The temperature outside hit 90 degrees during the summer of 2008 as hundreds of people lined up outside benefit offices across Michigan, waiting to apply for food stamps and other benefits to carry their families through tough times. Many of the hot, frustrated people in the crowd were attempting to navigate the complex system of accessing public benefits for the first time, only to be met with wait times of over eight hours.

To address this crisis, the Michigan government, philanthropy, and the private sector came together to enact the Michigan Benefits Access Initiative (MBAI), a public/private initiative created to streamline the benefits application process, increase online access to DHS programs, and coordinate local support services.

Over the next 11 years, the MBAI stood as an exemplar of user-centric bundled benefits administration, which has been tested and continuously refined as the needs of the consitunants and available technology has evolved.

The Heising-Simons Foundation partnered with VIVA to conduct stakeholder interviews with representatives from the Michigan government agencies responsible for creating the MBAI, community-based organizations that help end users navigate the system, and families themselves who benefit from the updated system. The resulting report outlines the development and funding of Michigan’s system, but also asks, “If families were the systems designers, how would they create the support systems they are relying upon? How would families define what success should look like?”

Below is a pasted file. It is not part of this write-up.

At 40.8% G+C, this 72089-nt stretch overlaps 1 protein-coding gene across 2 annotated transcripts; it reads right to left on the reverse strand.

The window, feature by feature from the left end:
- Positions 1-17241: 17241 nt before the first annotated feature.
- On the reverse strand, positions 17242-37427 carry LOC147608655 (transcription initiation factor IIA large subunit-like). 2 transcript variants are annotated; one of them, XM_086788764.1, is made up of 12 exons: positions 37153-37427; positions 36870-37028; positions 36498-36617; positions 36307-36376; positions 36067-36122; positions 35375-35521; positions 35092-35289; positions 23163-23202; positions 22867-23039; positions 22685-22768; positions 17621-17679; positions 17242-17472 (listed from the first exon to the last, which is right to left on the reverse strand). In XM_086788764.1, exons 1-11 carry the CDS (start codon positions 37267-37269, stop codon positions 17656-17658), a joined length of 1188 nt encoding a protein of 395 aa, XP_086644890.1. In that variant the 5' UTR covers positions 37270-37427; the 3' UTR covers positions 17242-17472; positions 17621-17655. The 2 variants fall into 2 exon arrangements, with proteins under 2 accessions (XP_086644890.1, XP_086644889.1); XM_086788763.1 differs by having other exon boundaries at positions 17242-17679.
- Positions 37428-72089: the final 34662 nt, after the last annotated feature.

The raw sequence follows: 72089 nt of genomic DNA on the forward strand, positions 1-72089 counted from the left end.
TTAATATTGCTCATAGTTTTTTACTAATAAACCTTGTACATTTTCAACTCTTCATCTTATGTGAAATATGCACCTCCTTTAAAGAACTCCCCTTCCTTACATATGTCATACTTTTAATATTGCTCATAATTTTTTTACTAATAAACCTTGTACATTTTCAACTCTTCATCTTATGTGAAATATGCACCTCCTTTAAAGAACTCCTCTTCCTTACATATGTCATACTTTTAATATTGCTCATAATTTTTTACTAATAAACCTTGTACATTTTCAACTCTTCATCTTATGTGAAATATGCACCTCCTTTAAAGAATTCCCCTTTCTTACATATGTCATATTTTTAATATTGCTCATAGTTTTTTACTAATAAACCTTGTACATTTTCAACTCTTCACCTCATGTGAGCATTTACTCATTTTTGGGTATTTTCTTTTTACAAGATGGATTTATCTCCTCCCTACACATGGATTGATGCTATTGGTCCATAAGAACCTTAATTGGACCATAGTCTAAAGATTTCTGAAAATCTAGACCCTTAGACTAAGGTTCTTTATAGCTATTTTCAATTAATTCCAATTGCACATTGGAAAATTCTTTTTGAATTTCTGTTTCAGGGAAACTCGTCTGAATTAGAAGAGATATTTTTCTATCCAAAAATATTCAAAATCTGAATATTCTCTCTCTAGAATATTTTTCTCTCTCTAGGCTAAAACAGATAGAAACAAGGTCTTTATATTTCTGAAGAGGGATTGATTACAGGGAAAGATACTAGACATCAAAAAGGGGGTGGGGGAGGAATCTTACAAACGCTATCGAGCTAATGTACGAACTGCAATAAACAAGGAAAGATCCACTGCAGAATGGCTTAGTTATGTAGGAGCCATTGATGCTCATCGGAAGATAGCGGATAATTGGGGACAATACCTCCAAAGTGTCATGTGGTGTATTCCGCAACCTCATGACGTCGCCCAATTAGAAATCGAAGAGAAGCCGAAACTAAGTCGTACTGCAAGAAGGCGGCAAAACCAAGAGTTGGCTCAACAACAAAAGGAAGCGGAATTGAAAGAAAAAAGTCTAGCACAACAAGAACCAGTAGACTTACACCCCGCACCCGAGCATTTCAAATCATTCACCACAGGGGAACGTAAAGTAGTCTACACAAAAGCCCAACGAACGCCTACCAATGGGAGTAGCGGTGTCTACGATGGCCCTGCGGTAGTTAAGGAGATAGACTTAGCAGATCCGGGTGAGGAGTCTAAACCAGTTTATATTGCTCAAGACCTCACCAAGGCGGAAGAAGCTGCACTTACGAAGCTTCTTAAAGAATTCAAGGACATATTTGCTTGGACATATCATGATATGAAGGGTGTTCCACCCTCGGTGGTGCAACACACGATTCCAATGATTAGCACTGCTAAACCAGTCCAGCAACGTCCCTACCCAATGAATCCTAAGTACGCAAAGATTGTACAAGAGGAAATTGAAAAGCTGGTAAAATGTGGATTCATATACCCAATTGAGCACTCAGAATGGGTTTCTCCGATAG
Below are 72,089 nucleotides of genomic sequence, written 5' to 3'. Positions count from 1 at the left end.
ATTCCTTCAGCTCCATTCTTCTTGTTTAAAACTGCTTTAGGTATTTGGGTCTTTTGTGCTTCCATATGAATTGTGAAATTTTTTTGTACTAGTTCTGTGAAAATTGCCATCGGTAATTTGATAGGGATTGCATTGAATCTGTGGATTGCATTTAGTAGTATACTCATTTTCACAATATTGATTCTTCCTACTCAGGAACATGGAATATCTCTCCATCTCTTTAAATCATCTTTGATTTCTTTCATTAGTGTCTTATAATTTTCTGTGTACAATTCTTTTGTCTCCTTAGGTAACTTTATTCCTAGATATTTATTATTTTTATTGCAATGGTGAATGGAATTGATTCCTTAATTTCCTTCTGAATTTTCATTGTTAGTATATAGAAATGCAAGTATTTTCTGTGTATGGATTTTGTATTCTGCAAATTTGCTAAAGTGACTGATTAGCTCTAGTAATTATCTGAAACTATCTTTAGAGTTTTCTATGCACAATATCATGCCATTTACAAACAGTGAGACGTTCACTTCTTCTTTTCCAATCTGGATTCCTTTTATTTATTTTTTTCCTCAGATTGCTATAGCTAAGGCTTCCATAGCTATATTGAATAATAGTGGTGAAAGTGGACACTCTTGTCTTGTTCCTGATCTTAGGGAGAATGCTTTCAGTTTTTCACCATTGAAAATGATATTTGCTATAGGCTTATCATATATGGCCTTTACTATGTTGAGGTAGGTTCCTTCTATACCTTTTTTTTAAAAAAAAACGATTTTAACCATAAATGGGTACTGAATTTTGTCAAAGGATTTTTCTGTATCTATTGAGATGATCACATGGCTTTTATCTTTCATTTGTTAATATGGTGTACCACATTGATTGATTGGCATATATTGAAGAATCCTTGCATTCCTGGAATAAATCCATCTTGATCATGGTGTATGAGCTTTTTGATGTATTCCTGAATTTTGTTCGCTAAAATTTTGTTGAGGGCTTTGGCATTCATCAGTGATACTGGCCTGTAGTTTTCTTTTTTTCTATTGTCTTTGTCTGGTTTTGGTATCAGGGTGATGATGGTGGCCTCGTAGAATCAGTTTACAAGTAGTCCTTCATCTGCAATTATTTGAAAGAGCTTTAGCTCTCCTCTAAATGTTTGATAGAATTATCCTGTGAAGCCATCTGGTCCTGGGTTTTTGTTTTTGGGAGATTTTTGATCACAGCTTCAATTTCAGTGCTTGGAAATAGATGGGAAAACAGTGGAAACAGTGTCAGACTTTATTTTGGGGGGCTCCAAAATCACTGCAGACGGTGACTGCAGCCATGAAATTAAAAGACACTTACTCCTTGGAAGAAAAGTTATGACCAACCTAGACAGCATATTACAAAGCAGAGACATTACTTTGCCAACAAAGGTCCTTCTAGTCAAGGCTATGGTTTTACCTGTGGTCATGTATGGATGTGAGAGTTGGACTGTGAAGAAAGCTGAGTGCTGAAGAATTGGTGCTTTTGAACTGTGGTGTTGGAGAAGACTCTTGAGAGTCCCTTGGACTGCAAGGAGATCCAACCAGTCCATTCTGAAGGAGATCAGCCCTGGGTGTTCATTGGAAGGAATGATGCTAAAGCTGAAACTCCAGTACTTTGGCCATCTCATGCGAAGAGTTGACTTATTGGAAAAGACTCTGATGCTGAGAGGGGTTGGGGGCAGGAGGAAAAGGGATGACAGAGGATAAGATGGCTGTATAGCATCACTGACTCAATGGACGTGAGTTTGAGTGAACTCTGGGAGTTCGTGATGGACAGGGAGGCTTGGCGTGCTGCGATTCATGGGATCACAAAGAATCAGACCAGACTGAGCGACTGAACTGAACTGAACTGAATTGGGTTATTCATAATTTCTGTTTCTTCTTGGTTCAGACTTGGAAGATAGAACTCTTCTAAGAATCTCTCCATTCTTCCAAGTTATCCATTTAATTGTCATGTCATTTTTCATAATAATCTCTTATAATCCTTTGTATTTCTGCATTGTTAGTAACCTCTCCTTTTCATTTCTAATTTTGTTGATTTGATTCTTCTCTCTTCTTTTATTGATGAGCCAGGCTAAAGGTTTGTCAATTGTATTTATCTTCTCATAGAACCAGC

Read our executive summary of the MBAI, or access the full report to read case studies of how this program has impacted the lives of Michiganders and learn how they would design a benefits system to meet their needs.

Key activities of this partnership:

  • Research Scan and Report
  • Stakeholder Interviews